Moving toward a beautiful and sustainable world we must confront an enormous challenge. About a quarter of us live totally impoverished lives; the standard answer to this question is to encourage economic growth. But on a finite world we cannot grow the material component of the economy indefinably without a resulting collapse. The world cannot be beautiful and sustainable with the level of poverty and inequality that we accept now.
The question has been asked, “Why worry about this”. I can think of three reasons:
First: A concern with income gaps, poverty and so forth is an ethical challenge. We are concerned because of our shared humanity. Our concern and action is because it is the right thing to do.
The second reason is the pragmatic one: There is evidence and good reason to think that helping others, cooperating is a successful approach to doing well in the world. My understanding of Wilkinson’s work (Author of the Spirit Level) and others like him is that the makes this pragmatic link much clearer. And I don’t think his work is as easy to dismiss as some I have read on economics blogs. He has published in peer reviewed literature all his career and has earned the title professor in the British system, and has a clear public profile. Maybe we should pause and think a little more carefully about the overall message rather than just dismissing him.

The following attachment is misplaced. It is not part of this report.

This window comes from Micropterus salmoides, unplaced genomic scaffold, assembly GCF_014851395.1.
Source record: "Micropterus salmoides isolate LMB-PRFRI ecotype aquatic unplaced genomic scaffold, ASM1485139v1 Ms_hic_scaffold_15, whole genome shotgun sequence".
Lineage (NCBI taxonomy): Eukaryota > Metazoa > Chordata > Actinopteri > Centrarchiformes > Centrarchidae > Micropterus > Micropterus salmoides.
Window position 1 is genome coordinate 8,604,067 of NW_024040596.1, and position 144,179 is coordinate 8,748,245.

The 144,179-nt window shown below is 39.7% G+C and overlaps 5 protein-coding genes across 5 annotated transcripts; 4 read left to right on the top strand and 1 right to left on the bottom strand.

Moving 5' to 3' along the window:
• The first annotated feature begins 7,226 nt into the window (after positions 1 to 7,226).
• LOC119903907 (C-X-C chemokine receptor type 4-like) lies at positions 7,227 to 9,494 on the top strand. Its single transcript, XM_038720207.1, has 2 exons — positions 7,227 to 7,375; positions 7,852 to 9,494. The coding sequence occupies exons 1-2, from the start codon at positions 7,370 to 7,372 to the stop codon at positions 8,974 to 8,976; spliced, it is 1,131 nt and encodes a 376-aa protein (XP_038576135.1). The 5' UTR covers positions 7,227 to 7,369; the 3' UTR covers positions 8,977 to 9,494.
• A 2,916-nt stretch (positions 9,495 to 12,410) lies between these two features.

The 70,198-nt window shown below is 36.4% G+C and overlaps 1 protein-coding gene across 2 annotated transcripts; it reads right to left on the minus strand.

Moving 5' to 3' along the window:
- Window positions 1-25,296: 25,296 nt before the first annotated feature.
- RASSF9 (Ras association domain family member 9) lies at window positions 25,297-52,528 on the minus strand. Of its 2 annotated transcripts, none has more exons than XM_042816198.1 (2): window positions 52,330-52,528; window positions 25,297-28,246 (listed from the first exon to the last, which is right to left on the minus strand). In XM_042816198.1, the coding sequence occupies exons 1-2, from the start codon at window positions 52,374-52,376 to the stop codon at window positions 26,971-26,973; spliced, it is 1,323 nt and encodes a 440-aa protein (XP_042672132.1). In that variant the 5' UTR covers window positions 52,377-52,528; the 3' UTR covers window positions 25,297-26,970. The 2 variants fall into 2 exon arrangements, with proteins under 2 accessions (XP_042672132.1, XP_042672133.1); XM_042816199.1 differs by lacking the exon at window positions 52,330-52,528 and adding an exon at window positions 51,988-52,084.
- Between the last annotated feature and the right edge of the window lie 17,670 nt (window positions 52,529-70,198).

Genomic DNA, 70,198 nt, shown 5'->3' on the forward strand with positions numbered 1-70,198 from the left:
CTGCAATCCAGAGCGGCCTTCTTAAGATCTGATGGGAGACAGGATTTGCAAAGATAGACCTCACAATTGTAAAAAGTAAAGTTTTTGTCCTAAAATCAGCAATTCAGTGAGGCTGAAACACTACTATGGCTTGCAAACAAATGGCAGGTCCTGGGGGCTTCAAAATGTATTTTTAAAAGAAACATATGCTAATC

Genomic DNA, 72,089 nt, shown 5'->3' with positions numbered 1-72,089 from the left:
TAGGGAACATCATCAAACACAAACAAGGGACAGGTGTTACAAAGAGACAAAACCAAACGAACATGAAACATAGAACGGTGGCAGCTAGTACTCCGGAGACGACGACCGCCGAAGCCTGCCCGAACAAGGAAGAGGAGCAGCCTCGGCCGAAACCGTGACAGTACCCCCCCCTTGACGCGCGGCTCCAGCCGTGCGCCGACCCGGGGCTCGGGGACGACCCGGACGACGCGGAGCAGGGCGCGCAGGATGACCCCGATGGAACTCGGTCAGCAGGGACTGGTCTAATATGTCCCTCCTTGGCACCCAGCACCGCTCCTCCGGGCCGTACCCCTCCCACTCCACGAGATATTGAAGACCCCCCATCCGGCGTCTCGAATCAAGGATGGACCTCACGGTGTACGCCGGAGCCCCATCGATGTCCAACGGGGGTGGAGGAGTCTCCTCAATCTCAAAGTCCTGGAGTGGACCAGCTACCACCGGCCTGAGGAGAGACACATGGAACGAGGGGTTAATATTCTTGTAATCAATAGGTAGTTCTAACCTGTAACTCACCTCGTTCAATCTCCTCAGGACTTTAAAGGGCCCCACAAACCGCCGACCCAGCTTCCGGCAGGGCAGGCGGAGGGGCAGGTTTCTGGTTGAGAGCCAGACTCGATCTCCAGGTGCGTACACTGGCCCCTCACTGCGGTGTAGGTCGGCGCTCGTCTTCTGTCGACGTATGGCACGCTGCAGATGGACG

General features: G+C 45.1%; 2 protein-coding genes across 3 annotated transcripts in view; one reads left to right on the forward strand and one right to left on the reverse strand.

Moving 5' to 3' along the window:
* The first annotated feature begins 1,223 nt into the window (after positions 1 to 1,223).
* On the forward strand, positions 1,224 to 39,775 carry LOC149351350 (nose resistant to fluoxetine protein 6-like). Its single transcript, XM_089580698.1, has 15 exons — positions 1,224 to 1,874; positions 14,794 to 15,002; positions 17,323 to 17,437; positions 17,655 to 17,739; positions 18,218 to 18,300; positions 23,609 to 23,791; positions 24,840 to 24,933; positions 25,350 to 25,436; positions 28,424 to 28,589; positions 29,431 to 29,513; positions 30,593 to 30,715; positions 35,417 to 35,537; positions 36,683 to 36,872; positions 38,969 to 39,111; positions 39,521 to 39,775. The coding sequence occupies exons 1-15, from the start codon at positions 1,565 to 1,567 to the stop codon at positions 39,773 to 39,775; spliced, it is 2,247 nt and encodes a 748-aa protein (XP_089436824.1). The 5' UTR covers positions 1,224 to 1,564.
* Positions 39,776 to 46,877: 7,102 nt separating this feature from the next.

The third reason is this: we live on a physically limited world and unrestrained economic growth is not possible indefinably. The answer that technology will solve the challenge is not likely to give a simple solution, allowing growth to continue unabated. Thus our economic systems need new answers to two questions: “How do we contain the physical and energy flows within human systems within the constraints of the biosphere?” And how do we distribute the goods and services fairly?” Within these questions we must be concerned with the challenge of the gap.
The good news is that we already know much about what we must do. To move forward we must begin implementing ideas from: ecological and steady state economics, the transition movement, The Natural Step; to name a few.